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I have a quick question:

How can I return a C-style 2 dimensional array from an Objective C method, containing pointers to various objects that I can address using myArray[x][y].someProperty or [myArray[x][y] someMethodCall:myArgument]? I'm guessing that something like NSData would need to be used to "package" the return data, which would be unpackaged on the other end.

The objects that need to be addressed like so are stored internally inside the Objective C class as a 1 dimensional NSMutableArray, which has a capacity equal to width*height. I'm aware that some pointer magic is going to have to happen here to translate between the C-style 2D array and the actual 1 dimensional NSMutableArray.

Is this possible?

Cheers, -Keven Tipping

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It might be worth recommending that, instead of trying to return a 2D array, you might ask the user to pass a 2D buffer into the function, and just copy your data into that buffer (i.e. change x = func(); to func(&x);, though with arrays the & is not exactly correct depending on how you declare it). –  Chris Lutz Aug 31 '11 at 2:25
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4 Answers

A C (or Objective-C) function cannot return an array. However, it can return a struct containing an array:

struct array {
    int v[5][5];
};

struct array f() {
    struct array a;
    // fill 'a' here
    a.v[0][0] = 1;
    ...
    return a;
}
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If you really need to be able to index like [x][y] and you care about memory management, perhaps you could create a wrapper class that, upon initialization, mallocs an id** (or the appropriate class, if you know ahead of time) of length x_max, and fills each x with a malloc of length y_max. Then, obviously, it all needs to be released in the dealloc method. You could call that with wrapper.array[x][y]. You could even store the lengths so you can ask the wrapper how big its array is.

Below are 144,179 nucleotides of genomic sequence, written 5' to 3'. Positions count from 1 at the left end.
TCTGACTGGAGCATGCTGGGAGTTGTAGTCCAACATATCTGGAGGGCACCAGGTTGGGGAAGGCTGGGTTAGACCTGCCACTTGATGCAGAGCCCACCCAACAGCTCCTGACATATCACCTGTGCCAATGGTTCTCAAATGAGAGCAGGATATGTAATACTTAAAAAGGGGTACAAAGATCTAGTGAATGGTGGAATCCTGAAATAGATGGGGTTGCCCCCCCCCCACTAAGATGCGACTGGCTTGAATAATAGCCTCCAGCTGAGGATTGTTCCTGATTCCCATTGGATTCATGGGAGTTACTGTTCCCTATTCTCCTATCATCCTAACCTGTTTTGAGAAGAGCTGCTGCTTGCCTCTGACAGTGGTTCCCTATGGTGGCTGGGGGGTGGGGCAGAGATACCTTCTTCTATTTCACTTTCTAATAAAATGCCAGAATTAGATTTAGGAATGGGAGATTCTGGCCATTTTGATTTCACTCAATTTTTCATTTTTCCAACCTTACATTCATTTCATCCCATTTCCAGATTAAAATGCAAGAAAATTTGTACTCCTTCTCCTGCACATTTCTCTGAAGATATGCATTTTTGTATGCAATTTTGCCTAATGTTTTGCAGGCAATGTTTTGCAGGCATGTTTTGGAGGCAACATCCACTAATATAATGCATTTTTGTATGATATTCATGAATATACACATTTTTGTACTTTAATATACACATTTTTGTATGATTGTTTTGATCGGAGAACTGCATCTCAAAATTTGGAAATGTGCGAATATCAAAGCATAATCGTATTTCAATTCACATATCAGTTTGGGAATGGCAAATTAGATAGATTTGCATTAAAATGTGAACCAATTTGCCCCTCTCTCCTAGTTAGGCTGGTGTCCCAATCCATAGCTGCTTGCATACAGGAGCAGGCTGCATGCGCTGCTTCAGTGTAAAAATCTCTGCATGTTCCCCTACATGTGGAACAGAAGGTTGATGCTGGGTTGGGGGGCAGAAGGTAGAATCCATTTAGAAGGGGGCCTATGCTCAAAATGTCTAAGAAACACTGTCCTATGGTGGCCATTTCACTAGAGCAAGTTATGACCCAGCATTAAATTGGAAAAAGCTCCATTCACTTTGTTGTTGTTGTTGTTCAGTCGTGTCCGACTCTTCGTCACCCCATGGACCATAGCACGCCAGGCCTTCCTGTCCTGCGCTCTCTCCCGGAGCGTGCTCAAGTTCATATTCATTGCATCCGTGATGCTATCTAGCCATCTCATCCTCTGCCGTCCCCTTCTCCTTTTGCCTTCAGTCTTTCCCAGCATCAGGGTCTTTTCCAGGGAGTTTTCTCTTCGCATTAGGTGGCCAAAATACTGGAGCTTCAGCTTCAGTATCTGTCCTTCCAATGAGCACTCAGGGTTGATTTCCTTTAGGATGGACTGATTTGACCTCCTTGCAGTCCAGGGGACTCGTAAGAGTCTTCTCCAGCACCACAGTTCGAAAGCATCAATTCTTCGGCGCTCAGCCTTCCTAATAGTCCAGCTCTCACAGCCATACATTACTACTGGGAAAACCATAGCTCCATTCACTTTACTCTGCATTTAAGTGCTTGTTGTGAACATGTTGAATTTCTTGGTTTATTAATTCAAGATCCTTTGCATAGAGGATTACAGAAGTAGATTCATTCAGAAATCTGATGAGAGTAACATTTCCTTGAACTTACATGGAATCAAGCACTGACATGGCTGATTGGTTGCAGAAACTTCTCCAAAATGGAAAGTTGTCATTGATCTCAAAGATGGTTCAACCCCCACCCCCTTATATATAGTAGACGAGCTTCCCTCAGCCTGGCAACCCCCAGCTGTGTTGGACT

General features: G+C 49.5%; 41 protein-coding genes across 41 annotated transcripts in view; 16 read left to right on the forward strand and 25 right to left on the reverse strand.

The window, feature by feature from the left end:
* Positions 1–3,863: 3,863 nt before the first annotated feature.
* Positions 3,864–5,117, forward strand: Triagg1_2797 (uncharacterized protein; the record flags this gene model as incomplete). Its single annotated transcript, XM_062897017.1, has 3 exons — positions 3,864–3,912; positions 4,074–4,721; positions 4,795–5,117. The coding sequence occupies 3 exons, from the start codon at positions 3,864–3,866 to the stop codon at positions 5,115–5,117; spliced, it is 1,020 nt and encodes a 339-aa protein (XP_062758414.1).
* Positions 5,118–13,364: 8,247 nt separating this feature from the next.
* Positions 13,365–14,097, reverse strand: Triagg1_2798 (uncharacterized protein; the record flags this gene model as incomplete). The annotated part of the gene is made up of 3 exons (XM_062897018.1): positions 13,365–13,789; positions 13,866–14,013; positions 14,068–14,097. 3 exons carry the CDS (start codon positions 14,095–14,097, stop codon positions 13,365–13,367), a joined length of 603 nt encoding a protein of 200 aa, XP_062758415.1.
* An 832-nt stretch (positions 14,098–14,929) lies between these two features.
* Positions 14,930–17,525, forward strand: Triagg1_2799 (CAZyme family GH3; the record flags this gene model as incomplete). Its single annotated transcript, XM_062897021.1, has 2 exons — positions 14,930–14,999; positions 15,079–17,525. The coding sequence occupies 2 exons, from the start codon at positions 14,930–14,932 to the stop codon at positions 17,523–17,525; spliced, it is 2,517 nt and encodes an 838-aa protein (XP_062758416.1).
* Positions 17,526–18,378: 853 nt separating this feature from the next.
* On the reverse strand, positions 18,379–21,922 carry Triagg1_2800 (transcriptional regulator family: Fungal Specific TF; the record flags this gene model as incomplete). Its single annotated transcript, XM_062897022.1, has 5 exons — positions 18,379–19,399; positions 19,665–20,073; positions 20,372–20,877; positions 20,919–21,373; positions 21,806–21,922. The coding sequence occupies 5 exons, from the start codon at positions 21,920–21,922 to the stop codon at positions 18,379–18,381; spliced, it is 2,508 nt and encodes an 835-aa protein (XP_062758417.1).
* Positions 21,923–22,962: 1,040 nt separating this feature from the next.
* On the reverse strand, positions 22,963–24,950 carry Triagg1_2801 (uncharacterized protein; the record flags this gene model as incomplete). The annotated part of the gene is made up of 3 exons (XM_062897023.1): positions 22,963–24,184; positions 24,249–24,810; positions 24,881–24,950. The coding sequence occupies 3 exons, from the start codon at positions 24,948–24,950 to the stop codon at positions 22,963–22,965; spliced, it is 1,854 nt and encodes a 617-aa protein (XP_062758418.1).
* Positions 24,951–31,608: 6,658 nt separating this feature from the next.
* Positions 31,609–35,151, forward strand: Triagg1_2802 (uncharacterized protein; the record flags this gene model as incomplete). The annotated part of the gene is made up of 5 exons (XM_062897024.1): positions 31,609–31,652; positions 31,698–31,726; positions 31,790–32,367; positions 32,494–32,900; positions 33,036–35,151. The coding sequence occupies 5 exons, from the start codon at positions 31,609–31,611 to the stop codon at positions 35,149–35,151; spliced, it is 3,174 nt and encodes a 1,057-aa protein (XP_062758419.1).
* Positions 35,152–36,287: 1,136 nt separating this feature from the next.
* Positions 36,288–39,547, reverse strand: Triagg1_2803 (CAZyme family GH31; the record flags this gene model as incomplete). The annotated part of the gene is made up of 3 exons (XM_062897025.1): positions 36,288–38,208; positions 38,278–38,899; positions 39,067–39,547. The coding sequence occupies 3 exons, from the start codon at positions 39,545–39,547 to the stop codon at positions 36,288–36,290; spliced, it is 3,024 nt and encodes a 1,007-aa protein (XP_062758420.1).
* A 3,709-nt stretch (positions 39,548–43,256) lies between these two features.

One thing: I'm not sure how well malloc plays with apple's [Class alloc]. Might want to check that first.

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There is no problem declaring a C-style multi-dimensional array of Obj-C objects and access

n = myArray[x][y].myProperty;

or do

[myArray[x][y] someMethod: someArgument];

It is just like using one variable, instead of an element of an array. But that is a simple C style array of object references, and not an object.

You want something different. Your array is an array inside a class and you want to access the elements. To access the elements, do as with single-dimensional arrays, but e.g.

a = [my2DimArray objectAtIndexX: x indexY: y];

and

[my2DimArray replaceObjectAtIndexX: x indexY: y withObject: myObject];

or

[my2DimArray addRow: myNSArray];

and

RV2DimArray *my2DimArray = [RV2DimArray arrayWithX: 17 Y: 39];

Or, if you are going for more:

RVMultiDimArray *a = [[RVMultiDimArray alloc] initWithDimensions: 4, 4, 8, 0];

etc...

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You can set your obj-c function to return an NSArray. And inside that NSArray is an NSArray. So it's like returning an array of NSArray.
yourNSArray = [self getArray]; //returns an array of array

After you have your NSArray, you can then transfer it to a two-dimensional C-style array:
c[0][0] = [[[yourNSArray objectAtIndex:0] objectAtIndex:0] intValue];
c[0][1] = [[[yourNSArray objectAtIndex:0] objectAtIndex:1] intValue];

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